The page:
you know it has to be spectacular. Mostly, he doesn’t pay any attention to it except to ask for a handful of herbs or spinach. Right now, though, after the rainy winter and a few weeks of sun, it is so dazzling that it can’t be ignored.
The camera on the iPhone really doesn’t do it justice. Walking out in the morning is a glimpse of paradise. This poem comes to mind:
The world is charged with the grandeur of God.
xxIt will flame out, like shining from shook foil;
xxIt gathers to a greatness, like the ooze of oil
Crushed. Why do men then now not reck his rod?
Generations have trod, have trod, have trod;
xxAnd all is seared with trade; bleared, smeared with toil;
xxAnd wears man’s smudge and shares man’s smell: the soil
Is bare now, nor can foot feel, being shod.
Continue reading “When Larry notices the garden”
I have been working in the garden. The labyrinth is gone, replaced by a fountain and lots of herbs and flowers. It should all grow in and be easy to keep free of weeds–at least so I hope.
In back, we’ve been eating lettuce, fennel, green onions, chard and spinach for weeks, with snap peas just starting.
I have read that planting leafy vegetables at the new moon increases their productivity, but I never tried it until Monday, which was the new moon this month. I prepared about 100 little peat pots and planted lettuce, bok choi, tatsoi, cucumbers, cauliflower, broccoli, marigolds… By Thursday, I had the
first baby seedlings.
A Continue reading “Planting by the moon”
Between poetry and politics, I haven’t updated my garden posts in a long time. But the garden has ignored everything but its delight in rain, and has been yielding potatoes, fennel, spinach, collards, garlic, peppers, onions and the delicious Yacon.
All this wonderful produce, plus the hens laying again makes for the best breakfasts.
And did I mention I’m replacing the labyrinth with a waterfall and herb garden? More on that later.
It’s good to remember that life goes on, despite politics…
I’m putting in new seed orders today.
No, it’s not because of political chaos, it’s just that the labyrinth has become too labor intensive. I decided to have a little pond and rock garden instead. The first step is digging up plants I want to save–easy to do after the rain–and pot them for the short term, to replant after the stonework and pond are done.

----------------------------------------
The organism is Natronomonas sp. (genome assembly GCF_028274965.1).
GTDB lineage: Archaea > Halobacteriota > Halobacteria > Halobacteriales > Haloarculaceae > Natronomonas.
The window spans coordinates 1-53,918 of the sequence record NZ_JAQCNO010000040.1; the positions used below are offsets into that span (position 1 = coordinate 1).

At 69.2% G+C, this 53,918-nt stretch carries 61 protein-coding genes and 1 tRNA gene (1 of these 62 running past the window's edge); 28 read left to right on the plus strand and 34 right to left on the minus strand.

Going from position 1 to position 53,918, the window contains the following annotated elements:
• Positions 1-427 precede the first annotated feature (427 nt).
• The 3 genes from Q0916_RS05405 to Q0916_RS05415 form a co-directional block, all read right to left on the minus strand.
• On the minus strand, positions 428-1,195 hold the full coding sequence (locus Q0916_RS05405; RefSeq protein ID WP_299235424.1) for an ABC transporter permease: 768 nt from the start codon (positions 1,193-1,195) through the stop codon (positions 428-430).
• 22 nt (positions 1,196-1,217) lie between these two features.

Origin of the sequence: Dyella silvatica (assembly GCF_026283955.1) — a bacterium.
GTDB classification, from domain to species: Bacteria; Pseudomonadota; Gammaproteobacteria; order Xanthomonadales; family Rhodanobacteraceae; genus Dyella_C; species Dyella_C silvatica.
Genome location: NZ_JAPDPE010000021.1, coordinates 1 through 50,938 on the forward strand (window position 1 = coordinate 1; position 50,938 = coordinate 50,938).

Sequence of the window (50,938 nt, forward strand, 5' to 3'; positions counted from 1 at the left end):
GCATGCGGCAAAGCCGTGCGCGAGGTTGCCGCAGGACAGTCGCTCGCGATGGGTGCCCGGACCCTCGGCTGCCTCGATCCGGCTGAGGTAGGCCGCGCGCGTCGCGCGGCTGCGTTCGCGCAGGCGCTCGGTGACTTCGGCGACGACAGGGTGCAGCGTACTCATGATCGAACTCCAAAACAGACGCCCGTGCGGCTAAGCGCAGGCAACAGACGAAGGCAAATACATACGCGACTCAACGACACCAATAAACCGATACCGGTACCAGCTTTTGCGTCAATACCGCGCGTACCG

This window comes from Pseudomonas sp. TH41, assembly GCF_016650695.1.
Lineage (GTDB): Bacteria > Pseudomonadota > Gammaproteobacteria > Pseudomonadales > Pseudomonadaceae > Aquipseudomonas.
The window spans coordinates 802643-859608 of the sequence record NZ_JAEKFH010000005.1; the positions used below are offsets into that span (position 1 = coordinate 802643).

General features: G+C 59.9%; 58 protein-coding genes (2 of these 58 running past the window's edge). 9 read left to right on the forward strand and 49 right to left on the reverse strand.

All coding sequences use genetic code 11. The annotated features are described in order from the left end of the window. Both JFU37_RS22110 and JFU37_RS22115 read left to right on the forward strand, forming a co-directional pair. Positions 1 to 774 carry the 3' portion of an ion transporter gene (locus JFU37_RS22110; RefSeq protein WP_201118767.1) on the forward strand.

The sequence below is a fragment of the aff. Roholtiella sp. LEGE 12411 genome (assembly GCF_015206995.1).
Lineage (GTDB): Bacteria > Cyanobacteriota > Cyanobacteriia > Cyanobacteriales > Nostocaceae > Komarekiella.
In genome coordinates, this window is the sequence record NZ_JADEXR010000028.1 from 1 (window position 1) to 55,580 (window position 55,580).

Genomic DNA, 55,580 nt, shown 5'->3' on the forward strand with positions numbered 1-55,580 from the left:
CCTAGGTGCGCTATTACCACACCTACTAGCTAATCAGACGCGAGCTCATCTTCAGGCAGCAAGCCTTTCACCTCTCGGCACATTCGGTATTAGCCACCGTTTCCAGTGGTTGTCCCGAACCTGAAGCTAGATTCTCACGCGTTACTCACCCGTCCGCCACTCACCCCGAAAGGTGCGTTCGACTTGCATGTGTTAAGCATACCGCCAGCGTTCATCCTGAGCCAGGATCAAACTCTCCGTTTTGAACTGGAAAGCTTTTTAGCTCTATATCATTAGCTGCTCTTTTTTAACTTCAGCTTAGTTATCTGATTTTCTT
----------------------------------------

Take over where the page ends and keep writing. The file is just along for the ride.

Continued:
It’s looking a bit trashed at the moment, but I made a discovery in the process–not a giant asparagus, but a flowering of aloe: Continue reading “Dismantling the labyrinth”
My neighbor gave me a few Yacon rhizomes a couple of years ago, and now I have a Yacon forest. This Peruvian vegetable looks a lot like a sunflower, with long stalks and heavy green leaves, but the flowers are smaller. Underground, it grows huge tubers.
Continue reading “The Yacon”
is the only word I can think to describe this spring. Even before today’s rain, the hills were Ireland green, and the flowers, spinach, and herbs have overwhelmed the Labyrinth. They look so good in their profusion, I’m just giving up on the labyrinth idea for the moment.
In back, the small flower area of the vegetable garden is a riot of color–with nasturtiums, geraniums, cymbidiums (should that be cymbidia?) and poppies.
We are eating whole meals from the fall vegetable garden, which has yielded potatoes, onions, greens galore, and bouquets grace the table:
It’s been so warm, I’ve made a temporary summer office (had to take in the rug and the hammock today, of course).
With the recent rains, I’ve been working a bit most days in the garden, weeding, mulching pruning, planting.
The chickens love the weeds, and the garden loves the attention.
Favas, blueberries, lots of green:
Remember those paper bags of asparagus I planted in the wet dirt? Here are a few little tips poking up:
Because of the beautiful, day-after-day, much needed rain, I had a gardening problem. My bare root asparagus arrived in the mail, and it was too wet to plant. I came up with the idea of planting the 10 roots in individual brown paper bags. I set up a doubled lunch bag, filled it with dirt, and gave it a try. The bag almost immediately split. So I got plastic bags to act as sleeves to hold the paper together.
Continue reading “A garden solution”
Because of the drought, I didn’t plant a summer garden, but everyone’s predicting massive rains this winter, so I turned on the irrigation and started seeds in flats. I use old plant holders or egg cartons, or anything that holds dirt. I set them in something that retains the water and keep them wet. I started these four days ago, and already I see little seed leaves from the lettuce and zinnias.
Continue reading “Fall garden”
Because of the drought, I did no planting this spring, and instead let existing things go to seed. As I result, I have my own fennel and coriander seeds from the garden, as well as lots of chicken food!
But here it is, poetry Monday, and despite working all day in the garden, I need to post a poem. I found a set of poems that Richard Brautigan wrote on seed packets. Here is one, and you can see more here:
Continue reading “Gone to seed”